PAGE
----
By Mathieu Rosemain and Elvira Pollina
PARIS/MILAN (Reuters) - Vivendi took a 728 million euro ($805 million) writedown on its stake in Telecom Italia in 2021, the French media group said on Wednesday, as it reported a doubling in core operating earnings over the same period.
The Paris-based company, whose top investor is billionaire Vincent Bollore, is the largest shareholder of the former Italian monopoly with a 24% stake, which reflects a total initial investment in the company of 3.9 billion euros since 2015.
Private equity firm KKR made a non-binding approach to Telecom Italia (TIM) in November which was pitched at 0.505 euro per share, valuing Italy's largest telecoms company at 10.8 billion euros.
By comparison, Vivendi's average purchase price of Telecom Italia shares was 1.07 euros each, while the company's current book value for TIM shares is 0.63 euro against 0.83 euro per share as of June 2021, according to a Reuters calculation based on available documents.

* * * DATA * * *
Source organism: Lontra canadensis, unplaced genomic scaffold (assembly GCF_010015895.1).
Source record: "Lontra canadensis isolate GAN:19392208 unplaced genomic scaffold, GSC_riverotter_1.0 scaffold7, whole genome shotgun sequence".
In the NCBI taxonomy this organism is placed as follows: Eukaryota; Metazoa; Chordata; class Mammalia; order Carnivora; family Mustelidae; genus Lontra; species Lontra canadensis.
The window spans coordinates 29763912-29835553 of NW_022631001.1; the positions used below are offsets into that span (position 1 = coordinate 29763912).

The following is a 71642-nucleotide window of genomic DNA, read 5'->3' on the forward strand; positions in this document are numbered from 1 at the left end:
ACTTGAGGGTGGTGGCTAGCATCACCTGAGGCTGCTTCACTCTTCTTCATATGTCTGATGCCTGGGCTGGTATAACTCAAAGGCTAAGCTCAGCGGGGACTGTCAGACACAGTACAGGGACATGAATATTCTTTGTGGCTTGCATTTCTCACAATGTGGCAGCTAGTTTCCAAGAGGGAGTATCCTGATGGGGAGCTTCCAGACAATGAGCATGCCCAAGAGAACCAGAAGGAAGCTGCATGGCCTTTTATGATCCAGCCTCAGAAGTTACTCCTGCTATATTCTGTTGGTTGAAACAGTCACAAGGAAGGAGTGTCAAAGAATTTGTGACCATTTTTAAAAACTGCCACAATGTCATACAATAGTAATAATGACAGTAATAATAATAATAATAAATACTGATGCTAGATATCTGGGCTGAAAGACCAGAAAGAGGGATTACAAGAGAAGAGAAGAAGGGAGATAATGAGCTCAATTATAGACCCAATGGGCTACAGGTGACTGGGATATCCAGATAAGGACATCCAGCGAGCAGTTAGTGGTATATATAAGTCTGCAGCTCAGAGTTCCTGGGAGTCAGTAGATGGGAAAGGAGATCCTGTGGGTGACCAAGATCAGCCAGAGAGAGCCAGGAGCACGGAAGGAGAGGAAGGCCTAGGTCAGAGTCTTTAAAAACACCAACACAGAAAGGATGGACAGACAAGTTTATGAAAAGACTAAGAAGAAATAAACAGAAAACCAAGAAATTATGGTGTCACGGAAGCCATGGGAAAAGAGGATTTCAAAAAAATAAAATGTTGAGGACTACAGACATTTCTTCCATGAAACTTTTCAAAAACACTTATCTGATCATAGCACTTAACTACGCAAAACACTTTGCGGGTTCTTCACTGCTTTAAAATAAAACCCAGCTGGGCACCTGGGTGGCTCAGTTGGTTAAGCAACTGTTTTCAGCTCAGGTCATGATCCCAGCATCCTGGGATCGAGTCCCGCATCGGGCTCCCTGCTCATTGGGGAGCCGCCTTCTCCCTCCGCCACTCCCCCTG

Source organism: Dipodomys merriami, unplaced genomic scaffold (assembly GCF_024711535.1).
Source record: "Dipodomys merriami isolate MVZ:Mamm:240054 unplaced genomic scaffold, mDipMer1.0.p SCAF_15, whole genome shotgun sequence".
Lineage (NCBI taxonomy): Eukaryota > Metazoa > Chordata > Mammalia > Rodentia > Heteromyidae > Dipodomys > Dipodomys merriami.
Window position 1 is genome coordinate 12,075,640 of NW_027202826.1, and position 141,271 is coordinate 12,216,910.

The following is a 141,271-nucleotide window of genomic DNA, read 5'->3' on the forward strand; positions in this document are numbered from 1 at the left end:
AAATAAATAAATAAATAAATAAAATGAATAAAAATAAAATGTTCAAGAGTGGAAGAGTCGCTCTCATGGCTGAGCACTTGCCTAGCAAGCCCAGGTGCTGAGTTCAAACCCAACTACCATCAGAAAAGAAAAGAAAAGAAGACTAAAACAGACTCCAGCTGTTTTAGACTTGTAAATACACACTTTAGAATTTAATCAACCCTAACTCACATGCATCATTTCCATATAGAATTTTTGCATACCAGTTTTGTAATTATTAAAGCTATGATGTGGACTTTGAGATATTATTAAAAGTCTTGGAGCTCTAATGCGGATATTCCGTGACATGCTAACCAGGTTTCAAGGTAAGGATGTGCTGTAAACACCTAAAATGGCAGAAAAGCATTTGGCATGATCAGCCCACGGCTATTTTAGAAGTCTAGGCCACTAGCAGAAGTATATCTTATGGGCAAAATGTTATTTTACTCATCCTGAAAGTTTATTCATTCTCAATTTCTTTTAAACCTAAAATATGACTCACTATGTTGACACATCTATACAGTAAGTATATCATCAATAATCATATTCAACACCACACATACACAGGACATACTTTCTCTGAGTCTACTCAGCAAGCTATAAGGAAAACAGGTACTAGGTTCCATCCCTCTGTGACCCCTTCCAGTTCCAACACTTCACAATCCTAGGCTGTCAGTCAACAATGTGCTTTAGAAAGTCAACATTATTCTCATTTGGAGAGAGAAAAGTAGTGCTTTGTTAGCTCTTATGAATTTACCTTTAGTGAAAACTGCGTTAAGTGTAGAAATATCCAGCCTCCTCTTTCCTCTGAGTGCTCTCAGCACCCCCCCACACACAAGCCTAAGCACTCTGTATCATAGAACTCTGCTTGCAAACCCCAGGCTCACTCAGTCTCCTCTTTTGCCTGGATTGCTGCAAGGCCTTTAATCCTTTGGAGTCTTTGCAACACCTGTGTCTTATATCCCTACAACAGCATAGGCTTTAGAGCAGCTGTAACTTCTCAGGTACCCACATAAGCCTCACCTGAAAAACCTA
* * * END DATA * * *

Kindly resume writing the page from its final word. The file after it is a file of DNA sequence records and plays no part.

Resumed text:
A Vivendi spokesperson said the exact figure for the book value for TIM was 0.657 euro per share. TIM shares closed on Wednesday at 0.26 euro each.
In a call with reporters, Vivendi CEO Arnaud de Puyfontaine praised the recent appointment of TIM's new boss, Pietro Labriola, and confirmed that KKR's initial approach undervalued the phone company.
"It's a turning point for Telecom Italia," he said. "We consider its value very much higher than its current share price and that of the virtual value mentioned by KKR in its statement of intent."
Vivendi supports Labriola's turnaround plan for TIM, de Puyfontaine added.
A TIM board meeting to draw up a response to the KKR proposal will be held on Sunday once TIM's advisers complete an analysis to compare TIM's planned in-house revamp with KKR's plan, two sources close to the matter said.
Vivendi said it also took an impairment charge of 200 million euros on its wholly-owned mobile video game-maker Gameloft, reflecting a decline of the division's performance.
The company more than doubled its earnings before interest, tax and amortisation last year to 690 million euros thanks to strong growth at its pay-TV group Canal Plus, advertising unit Havas and publishing division Editis.
Vivendi did not provide targets for the current year.
($1 = 0.9039 euros)
(Reporting by Mathieu Rosemain and Elvira Pollina; Editing by Mark Potter, Leslie Adler and Jane Merriman)